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People behind us

Commentary from NASA tv was playing on the speakers so we could hear what was going on. I was also getting tweets from Spaceflightnow.com. All morning there was a thick layer of clouds above Cape Canaveral and chance of weather constraints prohibiting flight were 30%, but as the morning progressed the clouds slowly moved away and at launch time weather was good. Through the scope I could clearly see the removal of the walkway and beanie cap after the 9-minute hold, but I think I was the only one in our vicinity witnessing this as most people just had small binoculars.

At T-minus 16 seconds the Sound Surpression System is activated and 300,000 gallons of water are poured onto the launch pad to surpress the decibels from damaging the orbiter. I could see all the water clearly through the scope as well as the sparks from the burn ignitors to start the main engine.

At 2:28:10pm the shuttle lifted off the pad.

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(Photo © NASA) View from the press area with the countdown clock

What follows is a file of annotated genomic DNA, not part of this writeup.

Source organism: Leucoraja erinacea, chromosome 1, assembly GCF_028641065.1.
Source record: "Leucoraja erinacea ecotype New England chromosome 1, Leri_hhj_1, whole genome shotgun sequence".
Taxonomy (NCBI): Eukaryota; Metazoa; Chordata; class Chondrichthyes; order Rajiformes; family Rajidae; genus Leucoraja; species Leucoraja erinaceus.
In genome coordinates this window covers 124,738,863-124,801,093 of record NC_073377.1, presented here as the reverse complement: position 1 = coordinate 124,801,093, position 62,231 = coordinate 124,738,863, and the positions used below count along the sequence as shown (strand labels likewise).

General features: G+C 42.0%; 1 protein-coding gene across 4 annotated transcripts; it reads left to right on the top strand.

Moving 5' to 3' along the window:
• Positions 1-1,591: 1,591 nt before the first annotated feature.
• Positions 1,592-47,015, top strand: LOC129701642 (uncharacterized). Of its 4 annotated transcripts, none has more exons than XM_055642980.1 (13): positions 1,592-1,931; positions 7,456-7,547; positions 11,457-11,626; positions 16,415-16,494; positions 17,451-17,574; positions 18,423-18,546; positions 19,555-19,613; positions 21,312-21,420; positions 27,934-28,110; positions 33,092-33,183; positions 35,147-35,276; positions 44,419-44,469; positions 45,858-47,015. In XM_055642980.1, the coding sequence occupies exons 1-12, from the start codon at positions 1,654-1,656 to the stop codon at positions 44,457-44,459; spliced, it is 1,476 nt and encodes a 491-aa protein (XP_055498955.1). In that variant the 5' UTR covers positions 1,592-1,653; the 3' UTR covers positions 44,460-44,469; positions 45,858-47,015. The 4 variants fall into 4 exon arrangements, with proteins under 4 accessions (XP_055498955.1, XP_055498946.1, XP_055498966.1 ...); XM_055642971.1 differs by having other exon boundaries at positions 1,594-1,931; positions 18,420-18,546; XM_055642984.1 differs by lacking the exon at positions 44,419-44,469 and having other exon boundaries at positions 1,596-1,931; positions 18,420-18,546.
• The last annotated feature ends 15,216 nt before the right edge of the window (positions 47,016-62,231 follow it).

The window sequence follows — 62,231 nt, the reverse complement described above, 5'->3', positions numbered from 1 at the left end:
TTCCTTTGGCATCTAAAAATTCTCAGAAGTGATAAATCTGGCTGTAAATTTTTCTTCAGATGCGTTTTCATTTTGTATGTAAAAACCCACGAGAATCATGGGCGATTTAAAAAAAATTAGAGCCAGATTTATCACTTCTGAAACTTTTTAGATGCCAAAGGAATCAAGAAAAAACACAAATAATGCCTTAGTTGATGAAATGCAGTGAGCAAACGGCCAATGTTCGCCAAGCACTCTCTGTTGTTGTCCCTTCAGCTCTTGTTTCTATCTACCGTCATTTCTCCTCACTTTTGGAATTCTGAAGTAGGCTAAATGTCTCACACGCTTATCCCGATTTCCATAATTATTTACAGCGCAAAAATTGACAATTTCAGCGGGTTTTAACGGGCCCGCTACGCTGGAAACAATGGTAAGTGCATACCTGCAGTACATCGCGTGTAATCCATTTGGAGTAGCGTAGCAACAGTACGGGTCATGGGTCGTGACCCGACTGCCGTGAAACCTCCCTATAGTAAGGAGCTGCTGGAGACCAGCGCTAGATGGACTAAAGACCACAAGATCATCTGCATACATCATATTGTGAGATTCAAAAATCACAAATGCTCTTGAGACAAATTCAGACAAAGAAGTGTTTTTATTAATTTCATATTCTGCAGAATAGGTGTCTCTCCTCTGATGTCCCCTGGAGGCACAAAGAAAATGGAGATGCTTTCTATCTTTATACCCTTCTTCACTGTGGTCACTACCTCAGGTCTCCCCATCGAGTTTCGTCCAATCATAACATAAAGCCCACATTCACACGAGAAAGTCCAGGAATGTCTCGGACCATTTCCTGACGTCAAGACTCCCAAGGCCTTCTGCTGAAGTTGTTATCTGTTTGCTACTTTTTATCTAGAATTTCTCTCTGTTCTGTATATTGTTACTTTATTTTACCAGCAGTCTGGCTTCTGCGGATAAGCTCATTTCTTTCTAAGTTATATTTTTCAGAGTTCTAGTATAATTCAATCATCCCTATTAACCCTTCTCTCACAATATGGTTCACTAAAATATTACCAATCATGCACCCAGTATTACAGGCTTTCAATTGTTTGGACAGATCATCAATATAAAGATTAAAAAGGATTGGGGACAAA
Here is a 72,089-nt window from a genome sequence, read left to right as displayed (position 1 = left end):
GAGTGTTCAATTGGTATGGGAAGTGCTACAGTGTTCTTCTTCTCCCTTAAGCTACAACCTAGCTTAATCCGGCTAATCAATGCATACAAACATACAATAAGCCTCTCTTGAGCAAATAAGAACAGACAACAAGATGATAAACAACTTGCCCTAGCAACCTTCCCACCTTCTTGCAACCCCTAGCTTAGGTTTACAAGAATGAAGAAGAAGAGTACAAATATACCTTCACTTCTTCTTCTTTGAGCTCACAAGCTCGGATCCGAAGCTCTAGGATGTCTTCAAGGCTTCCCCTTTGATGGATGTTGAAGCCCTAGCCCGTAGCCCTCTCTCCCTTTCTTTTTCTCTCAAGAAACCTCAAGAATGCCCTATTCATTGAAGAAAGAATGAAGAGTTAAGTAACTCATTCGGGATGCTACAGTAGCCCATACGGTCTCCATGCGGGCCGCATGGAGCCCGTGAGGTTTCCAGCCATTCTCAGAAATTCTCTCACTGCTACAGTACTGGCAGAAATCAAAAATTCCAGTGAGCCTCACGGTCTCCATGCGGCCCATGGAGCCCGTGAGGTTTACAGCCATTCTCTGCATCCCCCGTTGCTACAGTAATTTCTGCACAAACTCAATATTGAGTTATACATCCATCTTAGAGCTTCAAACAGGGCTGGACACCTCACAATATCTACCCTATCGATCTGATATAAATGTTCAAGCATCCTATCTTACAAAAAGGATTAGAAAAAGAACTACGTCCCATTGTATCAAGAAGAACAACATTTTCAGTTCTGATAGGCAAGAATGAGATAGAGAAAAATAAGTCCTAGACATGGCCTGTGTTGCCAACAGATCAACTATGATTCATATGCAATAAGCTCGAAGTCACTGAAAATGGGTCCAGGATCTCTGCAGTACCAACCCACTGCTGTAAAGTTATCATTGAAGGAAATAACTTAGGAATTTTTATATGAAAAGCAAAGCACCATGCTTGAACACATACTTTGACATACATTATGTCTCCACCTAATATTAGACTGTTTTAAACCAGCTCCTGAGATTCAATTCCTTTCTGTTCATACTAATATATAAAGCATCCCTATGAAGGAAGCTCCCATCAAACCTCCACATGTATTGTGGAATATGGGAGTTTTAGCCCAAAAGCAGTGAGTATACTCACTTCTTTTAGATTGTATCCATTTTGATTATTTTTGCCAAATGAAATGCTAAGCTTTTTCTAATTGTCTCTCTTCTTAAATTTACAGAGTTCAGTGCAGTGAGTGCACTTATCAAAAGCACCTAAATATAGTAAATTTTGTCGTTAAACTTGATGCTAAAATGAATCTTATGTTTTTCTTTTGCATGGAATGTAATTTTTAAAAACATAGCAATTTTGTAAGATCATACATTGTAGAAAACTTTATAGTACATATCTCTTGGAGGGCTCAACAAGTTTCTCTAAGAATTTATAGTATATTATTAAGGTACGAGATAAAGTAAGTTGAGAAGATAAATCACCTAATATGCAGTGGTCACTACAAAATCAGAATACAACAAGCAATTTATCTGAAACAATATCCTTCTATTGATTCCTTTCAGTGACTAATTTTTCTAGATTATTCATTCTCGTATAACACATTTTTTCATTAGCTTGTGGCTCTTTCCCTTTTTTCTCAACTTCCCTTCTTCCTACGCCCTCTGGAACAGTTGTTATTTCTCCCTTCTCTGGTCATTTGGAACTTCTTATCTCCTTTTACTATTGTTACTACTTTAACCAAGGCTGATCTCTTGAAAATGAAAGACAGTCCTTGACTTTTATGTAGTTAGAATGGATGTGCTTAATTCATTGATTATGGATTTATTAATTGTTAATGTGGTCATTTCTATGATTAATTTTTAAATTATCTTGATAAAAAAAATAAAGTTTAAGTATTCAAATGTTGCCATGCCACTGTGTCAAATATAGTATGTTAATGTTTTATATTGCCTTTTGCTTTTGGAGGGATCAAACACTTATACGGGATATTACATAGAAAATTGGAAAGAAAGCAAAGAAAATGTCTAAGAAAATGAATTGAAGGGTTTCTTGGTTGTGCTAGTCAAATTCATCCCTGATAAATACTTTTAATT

Here’s an HD video of the launch from NASA:

It was a tremendous sight. A huge cloud, then the shuttle became visible with its extremely bright engine flames below and about 40 seconds after lift-off the sound wave hit us. I followed the shuttle up with the scope. Two minutes and 10 seconds into the flight the two solid rocket boosters were jettisoned and I could see this clearly through the scope as well. Everyone around me was already packing up as they could no longer see the shuttle, but I was seeing the shuttle and both solid rocket boosters fall down. A few seconds later I lost sight of the shuttle but I could still see the two rockets fall down for about 20 seconds until I lost them in the clouds. Wow.

A few minutes later a woman came on the intercom and dryly announced: “A huge dark cloud of hydrochloric acid, which you can see above the launch pad, is blowing in our direction. Please move to your bus immediately.” … Holy crap! We quickly got our stuff together and headed for our bus. The papers for the launch had a disclaimer about the risks of attending a launch (among which thunder storms and the fact that droplets of hydrochloric acid that appear after launch can cause some mild skin irritation). As far as we know everyone made it to their bus and no tourists were killed by the acid. 😉

It took about 20 minutes until our bus left (we saw two dolphins swim by in the meantime!) and we got back to the KSC about 15 minutes later. It was incredibly busy at the Space Shop as we picked out some souvenirs and then headed to the car. It wasn’t very bad to get out of the area and we were in a short traffic jam for only a few minutes.

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Comment

Nov 19, 2009
10:29 am
#1 ma wrote:

what a great report! (holy crap, indeed!)